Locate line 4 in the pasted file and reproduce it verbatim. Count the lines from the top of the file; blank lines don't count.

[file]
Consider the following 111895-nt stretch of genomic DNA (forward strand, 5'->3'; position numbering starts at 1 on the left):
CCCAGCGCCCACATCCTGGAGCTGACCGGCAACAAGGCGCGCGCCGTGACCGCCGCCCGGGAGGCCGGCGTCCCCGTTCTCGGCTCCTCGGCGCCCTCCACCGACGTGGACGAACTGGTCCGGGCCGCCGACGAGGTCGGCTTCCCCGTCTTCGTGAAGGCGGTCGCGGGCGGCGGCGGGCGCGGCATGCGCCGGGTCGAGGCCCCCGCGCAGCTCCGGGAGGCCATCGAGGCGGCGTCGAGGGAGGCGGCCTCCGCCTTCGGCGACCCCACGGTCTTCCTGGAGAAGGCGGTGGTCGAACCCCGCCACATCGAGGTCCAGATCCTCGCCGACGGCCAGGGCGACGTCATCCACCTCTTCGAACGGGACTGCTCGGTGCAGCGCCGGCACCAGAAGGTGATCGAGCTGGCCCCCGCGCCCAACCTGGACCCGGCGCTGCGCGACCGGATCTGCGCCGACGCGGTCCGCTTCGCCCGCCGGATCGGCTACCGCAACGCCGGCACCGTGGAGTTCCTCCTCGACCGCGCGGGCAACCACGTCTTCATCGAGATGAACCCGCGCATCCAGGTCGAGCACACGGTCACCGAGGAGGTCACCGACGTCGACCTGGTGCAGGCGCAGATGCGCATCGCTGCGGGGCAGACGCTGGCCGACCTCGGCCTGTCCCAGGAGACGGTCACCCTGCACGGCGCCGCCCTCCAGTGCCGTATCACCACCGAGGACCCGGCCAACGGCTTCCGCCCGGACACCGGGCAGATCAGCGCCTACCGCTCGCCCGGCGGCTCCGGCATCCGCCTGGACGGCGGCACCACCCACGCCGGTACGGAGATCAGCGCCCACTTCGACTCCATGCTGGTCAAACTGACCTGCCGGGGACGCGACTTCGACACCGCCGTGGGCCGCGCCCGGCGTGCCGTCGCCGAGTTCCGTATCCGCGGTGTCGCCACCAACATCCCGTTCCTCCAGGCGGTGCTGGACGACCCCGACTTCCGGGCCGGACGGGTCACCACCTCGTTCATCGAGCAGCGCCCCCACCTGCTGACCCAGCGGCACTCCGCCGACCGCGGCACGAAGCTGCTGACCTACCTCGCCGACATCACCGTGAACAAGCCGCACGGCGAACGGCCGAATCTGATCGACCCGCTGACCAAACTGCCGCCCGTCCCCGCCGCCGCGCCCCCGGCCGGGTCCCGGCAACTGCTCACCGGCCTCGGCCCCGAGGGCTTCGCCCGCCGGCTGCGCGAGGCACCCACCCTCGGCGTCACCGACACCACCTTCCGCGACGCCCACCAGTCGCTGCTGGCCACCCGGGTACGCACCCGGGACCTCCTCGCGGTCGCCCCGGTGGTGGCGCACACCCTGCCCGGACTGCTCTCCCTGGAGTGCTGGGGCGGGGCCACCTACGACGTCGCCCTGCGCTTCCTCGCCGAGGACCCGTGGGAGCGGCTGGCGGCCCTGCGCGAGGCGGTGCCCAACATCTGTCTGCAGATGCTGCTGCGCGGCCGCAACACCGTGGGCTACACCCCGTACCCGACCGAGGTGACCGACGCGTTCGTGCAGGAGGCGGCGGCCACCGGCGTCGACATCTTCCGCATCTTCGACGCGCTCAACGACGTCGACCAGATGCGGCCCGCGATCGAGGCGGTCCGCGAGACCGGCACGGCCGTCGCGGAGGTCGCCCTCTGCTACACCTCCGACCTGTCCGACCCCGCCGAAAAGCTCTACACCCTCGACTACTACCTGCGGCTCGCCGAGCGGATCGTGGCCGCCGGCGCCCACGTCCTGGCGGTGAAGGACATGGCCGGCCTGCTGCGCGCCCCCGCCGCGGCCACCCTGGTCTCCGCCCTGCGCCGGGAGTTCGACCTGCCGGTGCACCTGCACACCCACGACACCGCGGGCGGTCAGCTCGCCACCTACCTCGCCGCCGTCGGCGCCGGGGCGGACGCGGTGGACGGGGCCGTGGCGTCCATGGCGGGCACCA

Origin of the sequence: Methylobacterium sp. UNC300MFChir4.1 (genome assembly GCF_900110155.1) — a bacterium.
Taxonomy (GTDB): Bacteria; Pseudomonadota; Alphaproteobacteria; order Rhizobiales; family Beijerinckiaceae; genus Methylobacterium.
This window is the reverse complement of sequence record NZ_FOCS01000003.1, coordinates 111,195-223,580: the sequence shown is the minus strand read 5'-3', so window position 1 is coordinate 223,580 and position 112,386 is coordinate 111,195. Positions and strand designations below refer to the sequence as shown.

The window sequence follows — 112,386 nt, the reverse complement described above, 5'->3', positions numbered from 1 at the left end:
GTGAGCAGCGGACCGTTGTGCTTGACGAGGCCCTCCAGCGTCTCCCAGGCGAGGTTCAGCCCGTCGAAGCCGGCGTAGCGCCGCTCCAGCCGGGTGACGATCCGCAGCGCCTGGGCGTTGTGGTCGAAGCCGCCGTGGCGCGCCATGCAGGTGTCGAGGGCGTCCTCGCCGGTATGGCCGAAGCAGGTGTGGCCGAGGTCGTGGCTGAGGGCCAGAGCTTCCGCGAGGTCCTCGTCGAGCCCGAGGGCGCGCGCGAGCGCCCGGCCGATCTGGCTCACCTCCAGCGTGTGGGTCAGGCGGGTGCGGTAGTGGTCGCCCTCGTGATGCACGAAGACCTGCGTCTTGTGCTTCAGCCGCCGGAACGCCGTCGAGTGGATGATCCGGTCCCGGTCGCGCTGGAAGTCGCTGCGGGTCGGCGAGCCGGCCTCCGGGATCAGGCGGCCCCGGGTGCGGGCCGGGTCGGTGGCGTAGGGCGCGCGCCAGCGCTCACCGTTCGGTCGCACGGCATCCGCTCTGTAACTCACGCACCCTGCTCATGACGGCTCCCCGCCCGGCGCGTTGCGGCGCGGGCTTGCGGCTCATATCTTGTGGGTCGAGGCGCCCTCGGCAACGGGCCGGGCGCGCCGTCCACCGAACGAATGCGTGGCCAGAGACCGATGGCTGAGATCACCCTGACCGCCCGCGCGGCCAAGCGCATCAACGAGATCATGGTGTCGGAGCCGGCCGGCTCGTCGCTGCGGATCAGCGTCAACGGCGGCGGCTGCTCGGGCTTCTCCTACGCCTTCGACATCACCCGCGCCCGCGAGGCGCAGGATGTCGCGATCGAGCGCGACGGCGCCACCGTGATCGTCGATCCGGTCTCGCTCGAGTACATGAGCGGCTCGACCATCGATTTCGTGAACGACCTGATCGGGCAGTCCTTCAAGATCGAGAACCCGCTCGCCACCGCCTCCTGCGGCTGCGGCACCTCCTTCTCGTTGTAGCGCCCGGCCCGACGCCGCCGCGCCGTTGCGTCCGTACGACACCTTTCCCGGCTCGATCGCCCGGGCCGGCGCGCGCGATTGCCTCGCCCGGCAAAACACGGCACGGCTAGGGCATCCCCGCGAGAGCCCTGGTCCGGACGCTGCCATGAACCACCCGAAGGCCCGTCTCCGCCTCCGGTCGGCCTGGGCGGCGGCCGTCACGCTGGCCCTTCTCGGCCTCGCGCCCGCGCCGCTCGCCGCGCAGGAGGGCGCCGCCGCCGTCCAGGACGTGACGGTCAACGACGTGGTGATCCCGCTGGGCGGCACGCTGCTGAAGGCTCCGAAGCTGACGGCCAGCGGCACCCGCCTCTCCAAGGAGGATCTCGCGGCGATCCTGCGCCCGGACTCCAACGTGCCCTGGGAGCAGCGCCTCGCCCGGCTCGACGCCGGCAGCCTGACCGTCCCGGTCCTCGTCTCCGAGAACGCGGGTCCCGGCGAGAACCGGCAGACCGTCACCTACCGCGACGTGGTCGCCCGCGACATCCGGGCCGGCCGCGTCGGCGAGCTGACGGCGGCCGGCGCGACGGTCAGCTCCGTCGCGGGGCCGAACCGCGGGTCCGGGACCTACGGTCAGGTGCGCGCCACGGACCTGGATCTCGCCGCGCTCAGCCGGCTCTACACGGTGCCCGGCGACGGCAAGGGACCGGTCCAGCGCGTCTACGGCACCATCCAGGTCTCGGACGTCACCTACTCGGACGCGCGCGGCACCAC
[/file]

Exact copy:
Taxonomy (GTDB): Bacteria; Pseudomonadota; Alphaproteobacteria; order Rhizobiales; family Beijerinckiaceae; genus Methylobacterium.